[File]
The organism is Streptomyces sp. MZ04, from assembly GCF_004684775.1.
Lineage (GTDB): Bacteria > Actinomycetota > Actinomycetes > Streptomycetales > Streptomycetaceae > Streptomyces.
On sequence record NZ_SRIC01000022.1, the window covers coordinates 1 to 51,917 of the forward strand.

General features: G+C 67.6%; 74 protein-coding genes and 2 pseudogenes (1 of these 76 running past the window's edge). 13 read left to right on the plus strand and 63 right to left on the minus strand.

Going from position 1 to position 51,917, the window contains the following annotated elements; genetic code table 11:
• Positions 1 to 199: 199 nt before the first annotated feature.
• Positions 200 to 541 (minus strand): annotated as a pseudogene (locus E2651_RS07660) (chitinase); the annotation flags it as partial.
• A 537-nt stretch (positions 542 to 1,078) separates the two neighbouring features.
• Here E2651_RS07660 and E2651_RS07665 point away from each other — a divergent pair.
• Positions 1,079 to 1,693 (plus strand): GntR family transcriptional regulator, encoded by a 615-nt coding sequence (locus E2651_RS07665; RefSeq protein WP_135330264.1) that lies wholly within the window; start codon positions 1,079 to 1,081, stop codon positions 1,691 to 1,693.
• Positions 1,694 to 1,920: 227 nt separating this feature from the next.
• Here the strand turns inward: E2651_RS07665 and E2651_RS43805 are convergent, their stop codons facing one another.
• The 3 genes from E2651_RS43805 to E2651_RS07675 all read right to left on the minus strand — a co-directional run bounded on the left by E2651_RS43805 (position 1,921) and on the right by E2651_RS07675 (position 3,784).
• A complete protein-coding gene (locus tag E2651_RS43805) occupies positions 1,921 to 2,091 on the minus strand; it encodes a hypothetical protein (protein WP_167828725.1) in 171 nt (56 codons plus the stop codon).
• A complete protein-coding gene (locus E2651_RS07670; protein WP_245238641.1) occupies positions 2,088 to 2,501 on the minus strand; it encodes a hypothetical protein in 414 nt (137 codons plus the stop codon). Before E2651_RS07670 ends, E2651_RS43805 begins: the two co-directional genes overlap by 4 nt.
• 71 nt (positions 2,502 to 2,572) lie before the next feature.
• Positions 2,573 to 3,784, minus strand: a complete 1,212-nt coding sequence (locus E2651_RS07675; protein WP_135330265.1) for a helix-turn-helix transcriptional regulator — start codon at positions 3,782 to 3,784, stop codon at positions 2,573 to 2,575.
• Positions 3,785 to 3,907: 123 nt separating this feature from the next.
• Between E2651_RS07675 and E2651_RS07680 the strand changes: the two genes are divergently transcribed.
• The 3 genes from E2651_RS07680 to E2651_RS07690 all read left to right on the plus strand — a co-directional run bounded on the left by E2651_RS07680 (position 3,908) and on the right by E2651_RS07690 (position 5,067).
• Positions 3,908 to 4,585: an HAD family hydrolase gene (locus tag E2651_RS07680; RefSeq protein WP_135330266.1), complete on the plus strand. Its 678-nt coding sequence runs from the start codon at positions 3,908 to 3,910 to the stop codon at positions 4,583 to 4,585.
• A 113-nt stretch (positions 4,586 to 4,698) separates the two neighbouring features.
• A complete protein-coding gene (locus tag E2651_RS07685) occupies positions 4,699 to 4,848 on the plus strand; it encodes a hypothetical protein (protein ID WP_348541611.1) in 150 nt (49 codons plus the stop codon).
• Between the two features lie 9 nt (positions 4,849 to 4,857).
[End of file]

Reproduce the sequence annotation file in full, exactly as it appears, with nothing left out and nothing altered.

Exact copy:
The organism is Streptomyces sp. MZ04, from assembly GCF_004684775.1.
Lineage (GTDB): Bacteria > Actinomycetota > Actinomycetes > Streptomycetales > Streptomycetaceae > Streptomyces.
On sequence record NZ_SRIC01000022.1, the window covers coordinates 1 to 51,917 of the forward strand.

General features: G+C 67.6%; 74 protein-coding genes and 2 pseudogenes (1 of these 76 running past the window's edge). 13 read left to right on the plus strand and 63 right to left on the minus strand.

Going from position 1 to position 51,917, the window contains the following annotated elements; genetic code table 11:
• Positions 1 to 199: 199 nt before the first annotated feature.
• Positions 200 to 541 (minus strand): annotated as a pseudogene (locus E2651_RS07660) (chitinase); the annotation flags it as partial.
• A 537-nt stretch (positions 542 to 1,078) separates the two neighbouring features.
• Here E2651_RS07660 and E2651_RS07665 point away from each other — a divergent pair.
• Positions 1,079 to 1,693 (plus strand): GntR family transcriptional regulator, encoded by a 615-nt coding sequence (locus E2651_RS07665; RefSeq protein WP_135330264.1) that lies wholly within the window; start codon positions 1,079 to 1,081, stop codon positions 1,691 to 1,693.
• Positions 1,694 to 1,920: 227 nt separating this feature from the next.
• Here the strand turns inward: E2651_RS07665 and E2651_RS43805 are convergent, their stop codons facing one another.
• The 3 genes from E2651_RS43805 to E2651_RS07675 all read right to left on the minus strand — a co-directional run bounded on the left by E2651_RS43805 (position 1,921) and on the right by E2651_RS07675 (position 3,784).
• A complete protein-coding gene (locus tag E2651_RS43805) occupies positions 1,921 to 2,091 on the minus strand; it encodes a hypothetical protein (protein WP_167828725.1) in 171 nt (56 codons plus the stop codon).
• A complete protein-coding gene (locus E2651_RS07670; protein WP_245238641.1) occupies positions 2,088 to 2,501 on the minus strand; it encodes a hypothetical protein in 414 nt (137 codons plus the stop codon). Before E2651_RS07670 ends, E2651_RS43805 begins: the two co-directional genes overlap by 4 nt.
• 71 nt (positions 2,502 to 2,572) lie before the next feature.
• Positions 2,573 to 3,784, minus strand: a complete 1,212-nt coding sequence (locus E2651_RS07675; protein WP_135330265.1) for a helix-turn-helix transcriptional regulator — start codon at positions 3,782 to 3,784, stop codon at positions 2,573 to 2,575.
• Positions 3,785 to 3,907: 123 nt separating this feature from the next.
• Between E2651_RS07675 and E2651_RS07680 the strand changes: the two genes are divergently transcribed.
• The 3 genes from E2651_RS07680 to E2651_RS07690 all read left to right on the plus strand — a co-directional run bounded on the left by E2651_RS07680 (position 3,908) and on the right by E2651_RS07690 (position 5,067).
• Positions 3,908 to 4,585: an HAD family hydrolase gene (locus tag E2651_RS07680; RefSeq protein WP_135330266.1), complete on the plus strand. Its 678-nt coding sequence runs from the start codon at positions 3,908 to 3,910 to the stop codon at positions 4,583 to 4,585.
• A 113-nt stretch (positions 4,586 to 4,698) separates the two neighbouring features.
• A complete protein-coding gene (locus tag E2651_RS07685) occupies positions 4,699 to 4,848 on the plus strand; it encodes a hypothetical protein (protein ID WP_348541611.1) in 150 nt (49 codons plus the stop codon).
• Between the two features lie 9 nt (positions 4,849 to 4,857).